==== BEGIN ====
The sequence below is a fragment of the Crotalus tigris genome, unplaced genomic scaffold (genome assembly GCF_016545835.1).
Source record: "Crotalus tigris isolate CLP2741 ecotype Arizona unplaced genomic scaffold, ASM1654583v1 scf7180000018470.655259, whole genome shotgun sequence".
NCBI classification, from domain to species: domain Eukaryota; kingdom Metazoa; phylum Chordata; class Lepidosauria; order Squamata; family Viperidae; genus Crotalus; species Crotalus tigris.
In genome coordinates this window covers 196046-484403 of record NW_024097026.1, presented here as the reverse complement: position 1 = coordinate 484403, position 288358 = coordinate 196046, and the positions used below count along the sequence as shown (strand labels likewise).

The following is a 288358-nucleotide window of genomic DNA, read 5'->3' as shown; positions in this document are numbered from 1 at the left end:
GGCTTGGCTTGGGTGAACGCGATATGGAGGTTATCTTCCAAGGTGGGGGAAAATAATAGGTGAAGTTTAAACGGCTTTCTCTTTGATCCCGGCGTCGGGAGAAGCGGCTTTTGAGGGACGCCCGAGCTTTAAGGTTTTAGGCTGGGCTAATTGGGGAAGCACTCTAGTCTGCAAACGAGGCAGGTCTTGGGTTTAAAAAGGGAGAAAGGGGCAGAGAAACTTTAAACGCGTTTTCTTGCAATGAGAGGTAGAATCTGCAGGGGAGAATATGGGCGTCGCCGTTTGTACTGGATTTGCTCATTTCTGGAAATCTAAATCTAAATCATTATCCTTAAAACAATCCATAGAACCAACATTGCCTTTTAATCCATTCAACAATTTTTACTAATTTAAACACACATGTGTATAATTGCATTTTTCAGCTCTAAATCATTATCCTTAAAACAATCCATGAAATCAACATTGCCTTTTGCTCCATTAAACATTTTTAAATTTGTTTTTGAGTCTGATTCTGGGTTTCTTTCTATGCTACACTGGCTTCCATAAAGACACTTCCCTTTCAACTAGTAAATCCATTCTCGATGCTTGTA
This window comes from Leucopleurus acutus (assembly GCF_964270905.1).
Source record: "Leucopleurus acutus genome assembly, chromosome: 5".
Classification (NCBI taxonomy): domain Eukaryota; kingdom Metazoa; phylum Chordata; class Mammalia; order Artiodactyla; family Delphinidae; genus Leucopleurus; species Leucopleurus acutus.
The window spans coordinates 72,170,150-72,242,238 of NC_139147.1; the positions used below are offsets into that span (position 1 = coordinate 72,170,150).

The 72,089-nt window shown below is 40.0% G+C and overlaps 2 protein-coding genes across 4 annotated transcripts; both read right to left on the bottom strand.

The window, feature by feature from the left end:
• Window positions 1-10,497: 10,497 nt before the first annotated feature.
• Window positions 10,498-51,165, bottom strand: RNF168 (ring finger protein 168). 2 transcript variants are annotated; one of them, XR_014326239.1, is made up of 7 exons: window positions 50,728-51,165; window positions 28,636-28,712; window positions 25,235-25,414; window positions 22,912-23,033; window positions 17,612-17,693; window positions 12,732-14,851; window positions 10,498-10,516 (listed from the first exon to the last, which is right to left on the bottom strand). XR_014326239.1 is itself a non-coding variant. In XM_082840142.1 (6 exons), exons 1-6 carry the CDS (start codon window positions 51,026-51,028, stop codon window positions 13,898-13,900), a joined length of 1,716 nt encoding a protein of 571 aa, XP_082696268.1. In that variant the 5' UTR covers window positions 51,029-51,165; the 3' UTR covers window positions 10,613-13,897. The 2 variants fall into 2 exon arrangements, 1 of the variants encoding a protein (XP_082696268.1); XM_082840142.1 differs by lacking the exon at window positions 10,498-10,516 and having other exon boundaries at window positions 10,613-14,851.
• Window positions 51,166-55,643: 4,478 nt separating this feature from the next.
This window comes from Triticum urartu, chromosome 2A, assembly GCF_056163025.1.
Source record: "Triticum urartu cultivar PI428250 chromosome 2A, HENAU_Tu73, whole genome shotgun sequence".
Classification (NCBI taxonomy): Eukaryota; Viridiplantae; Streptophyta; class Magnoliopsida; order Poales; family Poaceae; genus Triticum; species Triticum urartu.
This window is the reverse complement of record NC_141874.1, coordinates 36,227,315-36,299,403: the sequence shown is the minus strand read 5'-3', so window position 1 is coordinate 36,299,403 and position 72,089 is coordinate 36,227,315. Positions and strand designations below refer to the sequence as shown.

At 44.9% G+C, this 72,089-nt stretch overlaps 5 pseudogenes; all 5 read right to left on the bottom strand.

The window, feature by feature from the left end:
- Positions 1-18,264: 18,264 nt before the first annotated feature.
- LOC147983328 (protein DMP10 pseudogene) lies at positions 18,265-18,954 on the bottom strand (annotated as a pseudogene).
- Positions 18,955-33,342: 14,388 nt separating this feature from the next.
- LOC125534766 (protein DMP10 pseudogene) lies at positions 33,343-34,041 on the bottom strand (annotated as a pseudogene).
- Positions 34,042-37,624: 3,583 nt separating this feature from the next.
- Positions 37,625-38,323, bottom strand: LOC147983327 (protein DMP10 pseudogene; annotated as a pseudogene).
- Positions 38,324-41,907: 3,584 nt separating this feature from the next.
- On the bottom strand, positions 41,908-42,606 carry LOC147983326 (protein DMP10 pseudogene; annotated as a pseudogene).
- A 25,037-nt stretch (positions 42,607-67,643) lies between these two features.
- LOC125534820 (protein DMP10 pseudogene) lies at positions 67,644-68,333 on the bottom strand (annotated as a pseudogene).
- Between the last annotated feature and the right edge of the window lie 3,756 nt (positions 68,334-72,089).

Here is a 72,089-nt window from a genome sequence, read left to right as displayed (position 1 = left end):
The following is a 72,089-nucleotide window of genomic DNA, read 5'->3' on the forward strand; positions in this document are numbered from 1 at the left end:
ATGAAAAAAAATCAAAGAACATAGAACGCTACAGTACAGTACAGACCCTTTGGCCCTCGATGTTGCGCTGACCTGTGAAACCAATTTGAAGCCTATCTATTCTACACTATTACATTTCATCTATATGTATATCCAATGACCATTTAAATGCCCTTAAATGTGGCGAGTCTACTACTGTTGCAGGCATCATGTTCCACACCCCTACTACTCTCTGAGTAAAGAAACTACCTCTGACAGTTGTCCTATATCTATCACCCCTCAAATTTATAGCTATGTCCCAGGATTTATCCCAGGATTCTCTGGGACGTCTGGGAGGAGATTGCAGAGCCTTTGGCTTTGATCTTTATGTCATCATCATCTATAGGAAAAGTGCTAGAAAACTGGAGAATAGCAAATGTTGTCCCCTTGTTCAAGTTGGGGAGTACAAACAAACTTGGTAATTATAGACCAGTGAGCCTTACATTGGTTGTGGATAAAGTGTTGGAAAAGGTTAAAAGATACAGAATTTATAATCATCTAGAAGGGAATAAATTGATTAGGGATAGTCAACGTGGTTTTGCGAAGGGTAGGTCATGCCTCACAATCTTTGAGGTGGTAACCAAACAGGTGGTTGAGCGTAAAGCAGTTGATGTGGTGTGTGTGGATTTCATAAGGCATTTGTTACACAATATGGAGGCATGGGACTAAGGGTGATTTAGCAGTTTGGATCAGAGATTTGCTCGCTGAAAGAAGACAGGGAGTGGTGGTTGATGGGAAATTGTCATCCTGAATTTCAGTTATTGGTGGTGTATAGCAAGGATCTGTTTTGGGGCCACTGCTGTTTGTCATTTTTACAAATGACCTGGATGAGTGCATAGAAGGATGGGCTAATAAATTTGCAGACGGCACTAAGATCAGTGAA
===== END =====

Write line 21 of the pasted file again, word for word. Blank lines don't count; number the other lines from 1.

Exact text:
The window, feature by feature from the left end: